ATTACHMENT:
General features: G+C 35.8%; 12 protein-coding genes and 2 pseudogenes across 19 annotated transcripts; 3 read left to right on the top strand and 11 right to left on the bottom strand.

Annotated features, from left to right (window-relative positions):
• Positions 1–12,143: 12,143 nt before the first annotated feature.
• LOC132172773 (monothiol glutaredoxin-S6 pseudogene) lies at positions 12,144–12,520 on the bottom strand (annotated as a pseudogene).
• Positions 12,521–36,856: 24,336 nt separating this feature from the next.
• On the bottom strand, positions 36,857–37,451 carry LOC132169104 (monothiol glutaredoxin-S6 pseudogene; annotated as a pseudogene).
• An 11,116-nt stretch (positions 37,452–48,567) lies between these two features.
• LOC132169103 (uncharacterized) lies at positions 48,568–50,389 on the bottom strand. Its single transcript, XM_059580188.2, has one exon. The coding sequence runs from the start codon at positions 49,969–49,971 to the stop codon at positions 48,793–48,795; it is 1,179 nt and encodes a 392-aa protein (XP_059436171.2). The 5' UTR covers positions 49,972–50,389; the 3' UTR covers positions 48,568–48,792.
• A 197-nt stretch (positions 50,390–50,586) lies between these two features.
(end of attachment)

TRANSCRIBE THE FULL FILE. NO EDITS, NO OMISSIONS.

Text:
General features: G+C 35.8%; 12 protein-coding genes and 2 pseudogenes across 19 annotated transcripts; 3 read left to right on the top strand and 11 right to left on the bottom strand.

Annotated features, from left to right (window-relative positions):
• Positions 1–12,143: 12,143 nt before the first annotated feature.
• LOC132172773 (monothiol glutaredoxin-S6 pseudogene) lies at positions 12,144–12,520 on the bottom strand (annotated as a pseudogene).
• Positions 12,521–36,856: 24,336 nt separating this feature from the next.
• On the bottom strand, positions 36,857–37,451 carry LOC132169104 (monothiol glutaredoxin-S6 pseudogene; annotated as a pseudogene).
• An 11,116-nt stretch (positions 37,452–48,567) lies between these two features.
• LOC132169103 (uncharacterized) lies at positions 48,568–50,389 on the bottom strand. Its single transcript, XM_059580188.2, has one exon. The coding sequence runs from the start codon at positions 49,969–49,971 to the stop codon at positions 48,793–48,795; it is 1,179 nt and encodes a 392-aa protein (XP_059436171.2). The 5' UTR covers positions 49,972–50,389; the 3' UTR covers positions 48,568–48,792.
• A 197-nt stretch (positions 50,390–50,586) lies between these two features.